Westray, affectionately known as the 'Queen o' the Isles', is a thriving community of around 600 islanders. It has vibrancy, charm and genuine island spirit. Westray also boasts a wide range of visitor attractions making it a popular year-round destination.
Much of the island's recent prosperity can be attributed to the work of the Westray Development Trust, formed in 1998 to buck the trend in population decline. Westray now has a growing community and a new generation of islanders who have planned their future on this beautiful isle.
Westray was firmly put on the map in the summer of 2009 when a tiny carved stone figurine - the Orkney Venus - was discovered. It is the oldest representation of the human form to be found in Scotland. Such was the worldwide interest in this remarkable find that locals refer to it as the Westray Wife, reinforcing its association with the island.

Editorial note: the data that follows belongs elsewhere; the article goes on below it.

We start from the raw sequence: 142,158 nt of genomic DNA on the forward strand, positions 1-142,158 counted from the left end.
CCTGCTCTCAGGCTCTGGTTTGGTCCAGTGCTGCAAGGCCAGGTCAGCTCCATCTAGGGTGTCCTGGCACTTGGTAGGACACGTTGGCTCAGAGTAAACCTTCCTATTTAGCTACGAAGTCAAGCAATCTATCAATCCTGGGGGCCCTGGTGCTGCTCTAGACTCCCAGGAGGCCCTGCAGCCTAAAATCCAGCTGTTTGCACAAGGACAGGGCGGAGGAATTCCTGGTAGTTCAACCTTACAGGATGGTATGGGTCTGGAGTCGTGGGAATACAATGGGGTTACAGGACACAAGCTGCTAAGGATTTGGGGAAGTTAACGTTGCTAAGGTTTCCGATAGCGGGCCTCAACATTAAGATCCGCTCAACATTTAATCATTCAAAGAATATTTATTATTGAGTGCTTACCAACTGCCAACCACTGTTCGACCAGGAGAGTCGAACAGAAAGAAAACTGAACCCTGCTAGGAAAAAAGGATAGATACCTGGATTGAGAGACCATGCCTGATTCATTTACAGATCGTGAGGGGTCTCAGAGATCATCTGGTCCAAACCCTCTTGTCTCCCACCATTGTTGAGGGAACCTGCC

In Westray, archaeology enthusiasts are in for a treat as the island's heritage is etched across its landscape at sites including the Quoygrew Viking longhouse, the 12th century Cross Kirk and St Mary's Church in Pierowall. Here you will also find the Westray Heritage Centre home to the stunning Westray Stone, a Neolithic carving from a Stone Age tomb.
For wildlife lovers, the RSPB reserve at Noup Head (affectionately known as Seabird City!) is the place to go. The high sea cliffs identify one of the most important seabird sites in the UK and around the Castle o' Burrian sea stack the loveable puffins can be spotted from May to August.
Westray's busy and bustling community is well served by regular transport links with the Orkney mainland.
Daily ferries keep the island connected with Kirkwall, and there are flights from Kirkwall Airport every day too. The route can sometimes stop off in Papa Westray first, giving you the chance to experience the world's shortest scheduled flight.